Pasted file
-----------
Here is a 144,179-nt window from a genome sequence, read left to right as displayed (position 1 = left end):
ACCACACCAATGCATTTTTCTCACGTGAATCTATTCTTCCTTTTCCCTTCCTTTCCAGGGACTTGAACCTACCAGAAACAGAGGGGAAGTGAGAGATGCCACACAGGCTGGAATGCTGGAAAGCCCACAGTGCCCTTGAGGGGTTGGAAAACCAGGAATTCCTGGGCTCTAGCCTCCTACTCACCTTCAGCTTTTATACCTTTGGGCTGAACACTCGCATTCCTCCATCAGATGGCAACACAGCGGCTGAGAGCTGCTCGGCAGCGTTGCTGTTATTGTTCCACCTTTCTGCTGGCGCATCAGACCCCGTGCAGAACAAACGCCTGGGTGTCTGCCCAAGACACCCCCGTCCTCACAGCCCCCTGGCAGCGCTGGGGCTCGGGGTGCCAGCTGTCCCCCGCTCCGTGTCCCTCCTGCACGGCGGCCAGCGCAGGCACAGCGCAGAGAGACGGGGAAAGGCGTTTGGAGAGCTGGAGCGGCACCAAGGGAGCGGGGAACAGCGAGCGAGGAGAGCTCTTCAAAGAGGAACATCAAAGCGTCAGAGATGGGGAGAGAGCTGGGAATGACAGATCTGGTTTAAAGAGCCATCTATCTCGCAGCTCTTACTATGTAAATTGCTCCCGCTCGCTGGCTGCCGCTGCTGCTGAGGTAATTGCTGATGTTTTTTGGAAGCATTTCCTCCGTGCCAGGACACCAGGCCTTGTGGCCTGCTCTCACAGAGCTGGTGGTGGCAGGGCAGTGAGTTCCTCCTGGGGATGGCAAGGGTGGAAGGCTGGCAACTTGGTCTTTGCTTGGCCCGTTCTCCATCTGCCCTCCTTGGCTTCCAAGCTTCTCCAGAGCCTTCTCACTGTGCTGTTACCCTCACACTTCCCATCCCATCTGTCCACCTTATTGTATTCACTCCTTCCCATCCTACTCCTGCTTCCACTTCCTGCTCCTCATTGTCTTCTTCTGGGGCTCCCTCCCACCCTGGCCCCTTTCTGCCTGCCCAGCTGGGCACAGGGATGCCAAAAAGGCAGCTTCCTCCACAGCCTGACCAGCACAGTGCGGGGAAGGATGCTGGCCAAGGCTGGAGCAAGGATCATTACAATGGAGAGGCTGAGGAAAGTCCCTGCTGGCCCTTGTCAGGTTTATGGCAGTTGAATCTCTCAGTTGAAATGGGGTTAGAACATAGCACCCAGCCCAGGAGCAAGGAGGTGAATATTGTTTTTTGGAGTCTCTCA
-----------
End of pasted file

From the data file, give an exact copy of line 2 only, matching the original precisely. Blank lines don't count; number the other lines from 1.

ACCACACCAATGCATTTTTCTCACGTGAATCTATTCTTCCTTTTCCCTTCCTTTCCAGGGACTTGAACCTACCAGAAACAGAGGGGAAGTGAGAGATGCCACACAGGCTGGAATGCTGGAAAGCCCACAGTGCCCTTGAGGGGTTGGAAAACCAGGAATTCCTGGGCTCTAGCCTCCTACTCACCTTCAGCTTTTATACCTTTGGGCTGAACACTCGCATTCCTCCATCAGATGGCAACACAGCGGCTGAGAGCTGCTCGGCAGCGTTGCTGTTATTGTTCCACCTTTCTGCTGGCGCATCAGACCCCGTGCAGAACAAACGCCTGGGTGTCTGCCCAAGACACCCCCGTCCTCACAGCCCCCTGGCAGCGCTGGGGCTCGGGGTGCCAGCTGTCCCCCGCTCCGTGTCCCTCCTGCACGGCGGCCAGCGCAGGCACAGCGCAGAGAGACGGGGAAAGGCGTTTGGAGAGCTGGAGCGGCACCAAGGGAGCGGGGAACAGCGAGCGAGGAGAGCTCTTCAAAGAGGAACATCAAAGCGTCAGAGATGGGGAGAGAGCTGGGAATGACAGATCTGGTTTAAAGAGCCATCTATCTCGCAGCTCTTACTATGTAAATTGCTCCCGCTCGCTGGCTGCCGCTGCTGCTGAGGTAATTGCTGATGTTTTTTGGAAGCATTTCCTCCGTGCCAGGACACCAGGCCTTGTGGCCTGCTCTCACAGAGCTGGTGGTGGCAGGGCAGTGAGTTCCTCCTGGGGATGGCAAGGGTGGAAGGCTGGCAACTTGGTCTTTGCTTGGCCCGTTCTCCATCTGCCCTCCTTGGCTTCCAAGCTTCTCCAGAGCCTTCTCACTGTGCTGTTACCCTCACACTTCCCATCCCATCTGTCCACCTTATTGTATTCACTCCTTCCCATCCTACTCCTGCTTCCACTTCCTGCTCCTCATTGTCTTCTTCTGGGGCTCCCTCCCACCCTGGCCCCTTTCTGCCTGCCCAGCTGGGCACAGGGATGCCAAAAAGGCAGCTTCCTCCACAGCCTGACCAGCACAGTGCGGGGAAGGATGCTGGCCAAGGCTGGAGCAAGGATCATTACAATGGAGAGGCTGAGGAAAGTCCCTGCTGGCCCTTGTCAGGTTTATGGCAGTTGAATCTCTCAGTTGAAATGGGGTTAGAACATAGCACCCAGCCCAGGAGCAAGGAGGTGAATATTGTTTTTTGGAGTCTCTCA